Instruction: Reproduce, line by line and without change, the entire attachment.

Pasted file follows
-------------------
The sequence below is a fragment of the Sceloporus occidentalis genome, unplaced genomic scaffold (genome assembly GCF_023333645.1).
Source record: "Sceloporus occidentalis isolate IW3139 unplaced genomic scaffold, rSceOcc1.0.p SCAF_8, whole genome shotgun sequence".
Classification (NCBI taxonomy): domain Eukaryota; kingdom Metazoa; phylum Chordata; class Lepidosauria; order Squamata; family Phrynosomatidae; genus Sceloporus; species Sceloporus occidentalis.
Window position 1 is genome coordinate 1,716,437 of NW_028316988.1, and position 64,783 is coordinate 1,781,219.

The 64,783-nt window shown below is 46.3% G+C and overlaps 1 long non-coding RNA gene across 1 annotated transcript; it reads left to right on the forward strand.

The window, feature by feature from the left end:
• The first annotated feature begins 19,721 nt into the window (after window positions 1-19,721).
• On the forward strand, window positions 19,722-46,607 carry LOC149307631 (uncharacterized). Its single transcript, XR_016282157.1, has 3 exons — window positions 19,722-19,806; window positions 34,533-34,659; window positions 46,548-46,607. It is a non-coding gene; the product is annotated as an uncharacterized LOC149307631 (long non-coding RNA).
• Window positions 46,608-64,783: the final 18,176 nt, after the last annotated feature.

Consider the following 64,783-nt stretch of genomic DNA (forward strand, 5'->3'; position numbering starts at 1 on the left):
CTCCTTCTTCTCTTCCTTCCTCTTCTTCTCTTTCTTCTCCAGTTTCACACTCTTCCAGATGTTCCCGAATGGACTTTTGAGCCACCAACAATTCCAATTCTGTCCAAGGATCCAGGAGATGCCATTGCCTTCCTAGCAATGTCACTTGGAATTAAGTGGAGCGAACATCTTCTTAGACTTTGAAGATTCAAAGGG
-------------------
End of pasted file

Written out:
The sequence below is a fragment of the Sceloporus occidentalis genome, unplaced genomic scaffold (genome assembly GCF_023333645.1).
Source record: "Sceloporus occidentalis isolate IW3139 unplaced genomic scaffold, rSceOcc1.0.p SCAF_8, whole genome shotgun sequence".
Classification (NCBI taxonomy): domain Eukaryota; kingdom Metazoa; phylum Chordata; class Lepidosauria; order Squamata; family Phrynosomatidae; genus Sceloporus; species Sceloporus occidentalis.
Window position 1 is genome coordinate 1,716,437 of NW_028316988.1, and position 64,783 is coordinate 1,781,219.

The 64,783-nt window shown below is 46.3% G+C and overlaps 1 long non-coding RNA gene across 1 annotated transcript; it reads left to right on the forward strand.

The window, feature by feature from the left end:
• The first annotated feature begins 19,721 nt into the window (after window positions 1-19,721).
• On the forward strand, window positions 19,722-46,607 carry LOC149307631 (uncharacterized). Its single transcript, XR_016282157.1, has 3 exons — window positions 19,722-19,806; window positions 34,533-34,659; window positions 46,548-46,607. It is a non-coding gene; the product is annotated as an uncharacterized LOC149307631 (long non-coding RNA).
• Window positions 46,608-64,783: the final 18,176 nt, after the last annotated feature.

Consider the following 64,783-nt stretch of genomic DNA (forward strand, 5'->3'; position numbering starts at 1 on the left):
CTCCTTCTTCTCTTCCTTCCTCTTCTTCTCTTTCTTCTCCAGTTTCACACTCTTCCAGATGTTCCCGAATGGACTTTTGAGCCACCAACAATTCCAATTCTGTCCAAGGATCCAGGAGATGCCATTGCCTTCCTAGCAATGTCACTTGGAATTAAGTGGAGCGAACATCTTCTTAGACTTTGAAGATTCAAAGGG